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Fingerprinting the brainAdd to my bookmarks

Nature Neuroscience

October 13, 2015

The unique pattern of connections within a person’s brain can be used-like a fingerprint-to reliably identify individuals from a large group of people, reports a study published online this week in Nature Neuroscience. The study shows that this fingerprint-like pattern of connections can also be used to predict a person’s ability to think logically and quickly solve problems in unfamiliar situations.

Neuroimaging research has traditionally examined brain activity across different groups of people to better understand brain function across the general population. Studies that contrast two groups often ignore individual differences in brain activity, but whether the unique characteristics of a person’s brain connection profile are stable enough to identify an individual from a large group remained an open question.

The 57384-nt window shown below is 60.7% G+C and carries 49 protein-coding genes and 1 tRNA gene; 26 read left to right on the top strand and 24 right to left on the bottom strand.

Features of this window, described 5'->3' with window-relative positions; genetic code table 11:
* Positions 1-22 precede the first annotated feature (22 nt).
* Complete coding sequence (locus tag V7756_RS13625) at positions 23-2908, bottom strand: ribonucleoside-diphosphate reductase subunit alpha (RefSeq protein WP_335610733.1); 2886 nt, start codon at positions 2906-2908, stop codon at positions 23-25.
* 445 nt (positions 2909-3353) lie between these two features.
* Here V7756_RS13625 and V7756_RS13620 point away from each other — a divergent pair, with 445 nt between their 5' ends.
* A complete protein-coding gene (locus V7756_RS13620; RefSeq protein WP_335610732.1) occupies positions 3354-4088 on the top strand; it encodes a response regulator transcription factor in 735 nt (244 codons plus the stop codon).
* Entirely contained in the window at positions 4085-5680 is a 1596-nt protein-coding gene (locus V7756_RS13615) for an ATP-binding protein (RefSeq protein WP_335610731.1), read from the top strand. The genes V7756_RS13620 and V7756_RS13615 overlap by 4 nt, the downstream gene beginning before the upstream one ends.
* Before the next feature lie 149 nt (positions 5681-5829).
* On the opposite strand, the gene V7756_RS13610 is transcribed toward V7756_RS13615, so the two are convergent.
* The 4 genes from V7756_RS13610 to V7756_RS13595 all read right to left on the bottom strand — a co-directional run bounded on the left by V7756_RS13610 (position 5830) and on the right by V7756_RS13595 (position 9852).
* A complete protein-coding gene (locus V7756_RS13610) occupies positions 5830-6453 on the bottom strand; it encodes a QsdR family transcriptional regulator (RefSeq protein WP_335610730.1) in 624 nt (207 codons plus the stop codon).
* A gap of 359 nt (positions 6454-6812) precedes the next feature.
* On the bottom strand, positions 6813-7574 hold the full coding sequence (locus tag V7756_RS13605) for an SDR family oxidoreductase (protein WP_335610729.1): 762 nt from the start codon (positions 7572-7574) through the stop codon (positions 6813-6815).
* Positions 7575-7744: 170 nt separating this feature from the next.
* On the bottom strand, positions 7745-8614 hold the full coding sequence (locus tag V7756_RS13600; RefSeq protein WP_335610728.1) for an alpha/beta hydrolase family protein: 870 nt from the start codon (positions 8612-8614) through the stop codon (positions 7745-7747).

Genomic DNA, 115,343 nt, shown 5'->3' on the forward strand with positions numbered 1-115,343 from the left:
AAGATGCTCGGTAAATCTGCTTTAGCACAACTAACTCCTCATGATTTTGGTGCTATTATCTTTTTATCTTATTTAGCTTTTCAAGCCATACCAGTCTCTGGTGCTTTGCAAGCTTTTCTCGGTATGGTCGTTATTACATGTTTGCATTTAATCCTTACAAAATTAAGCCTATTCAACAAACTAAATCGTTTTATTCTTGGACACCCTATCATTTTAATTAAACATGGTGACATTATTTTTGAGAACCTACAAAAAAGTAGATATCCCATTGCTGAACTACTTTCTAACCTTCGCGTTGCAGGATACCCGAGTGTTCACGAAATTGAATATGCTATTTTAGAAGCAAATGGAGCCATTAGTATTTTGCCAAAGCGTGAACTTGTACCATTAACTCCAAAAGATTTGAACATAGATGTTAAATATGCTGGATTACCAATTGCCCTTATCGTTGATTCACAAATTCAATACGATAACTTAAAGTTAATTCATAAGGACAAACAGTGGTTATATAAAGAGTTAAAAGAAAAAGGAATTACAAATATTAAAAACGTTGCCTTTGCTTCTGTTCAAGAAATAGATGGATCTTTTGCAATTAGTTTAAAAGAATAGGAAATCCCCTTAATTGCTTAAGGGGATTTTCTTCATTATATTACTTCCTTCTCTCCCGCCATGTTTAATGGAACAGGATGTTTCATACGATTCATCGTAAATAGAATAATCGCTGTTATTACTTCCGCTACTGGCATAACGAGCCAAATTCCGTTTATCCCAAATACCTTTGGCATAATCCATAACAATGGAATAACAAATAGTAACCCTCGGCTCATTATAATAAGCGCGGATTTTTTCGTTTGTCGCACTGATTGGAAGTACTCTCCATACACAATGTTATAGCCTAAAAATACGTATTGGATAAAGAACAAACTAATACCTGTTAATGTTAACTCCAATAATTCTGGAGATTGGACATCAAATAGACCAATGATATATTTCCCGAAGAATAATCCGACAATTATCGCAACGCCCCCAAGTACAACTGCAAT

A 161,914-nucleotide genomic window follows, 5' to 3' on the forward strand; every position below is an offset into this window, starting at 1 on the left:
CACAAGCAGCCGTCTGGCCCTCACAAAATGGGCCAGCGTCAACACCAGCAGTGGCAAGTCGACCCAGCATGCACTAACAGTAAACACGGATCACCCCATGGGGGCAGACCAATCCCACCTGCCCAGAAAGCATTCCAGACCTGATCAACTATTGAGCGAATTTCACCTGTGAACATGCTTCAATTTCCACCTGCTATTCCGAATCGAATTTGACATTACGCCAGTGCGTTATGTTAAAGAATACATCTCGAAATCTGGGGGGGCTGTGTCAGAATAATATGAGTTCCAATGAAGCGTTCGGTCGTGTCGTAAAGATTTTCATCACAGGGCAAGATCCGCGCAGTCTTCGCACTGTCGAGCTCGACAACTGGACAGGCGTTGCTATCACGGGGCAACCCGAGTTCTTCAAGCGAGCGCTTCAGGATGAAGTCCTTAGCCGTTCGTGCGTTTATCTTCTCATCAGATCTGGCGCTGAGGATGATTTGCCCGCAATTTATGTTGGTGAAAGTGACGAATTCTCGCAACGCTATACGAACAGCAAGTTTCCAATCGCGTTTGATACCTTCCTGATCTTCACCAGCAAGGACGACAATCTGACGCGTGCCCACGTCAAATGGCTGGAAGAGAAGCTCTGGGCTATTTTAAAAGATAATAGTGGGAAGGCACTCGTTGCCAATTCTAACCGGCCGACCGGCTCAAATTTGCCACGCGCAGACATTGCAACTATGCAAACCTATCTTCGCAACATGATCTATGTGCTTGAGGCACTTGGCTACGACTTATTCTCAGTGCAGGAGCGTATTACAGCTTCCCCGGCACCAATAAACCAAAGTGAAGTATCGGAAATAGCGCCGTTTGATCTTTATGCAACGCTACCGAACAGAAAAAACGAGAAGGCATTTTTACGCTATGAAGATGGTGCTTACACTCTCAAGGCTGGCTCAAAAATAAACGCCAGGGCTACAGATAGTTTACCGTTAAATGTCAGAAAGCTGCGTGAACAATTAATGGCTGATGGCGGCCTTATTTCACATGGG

Using data from 126 participants of the Human Connectome Project, Emily Finn and colleagues demonstrate that a connection profile obtained from one of six imaging sessions-two while participants rested and one each as they performed working memory, emotion, motor, and language tasks-can be used to identify an individual from a set of profiles obtained in a subsequent session. The authors found that they could successfully identify individuals across the resting and task-related sessions, indicating that the overall connectivity profile is intrinsic to the individual. They also found that connectivity profiles could predict fluid intelligence, a measure of the ability for quick reasoning and problem solving. The medial frontal and frontoparietal networks, which comprised brain regions within the frontal, parietal, and temporal lobes that are associated with cognitive control and altering connection patterns during tasks, were the most distinct between individuals and the strongest predictors of fluid intelligence.

This study highlights the possibility of discovering individual-level markers of brain connectivity and related behavior that could be used to personalize educational and clinical interventions.

DOI:10.1038/nn.4135 | Original article

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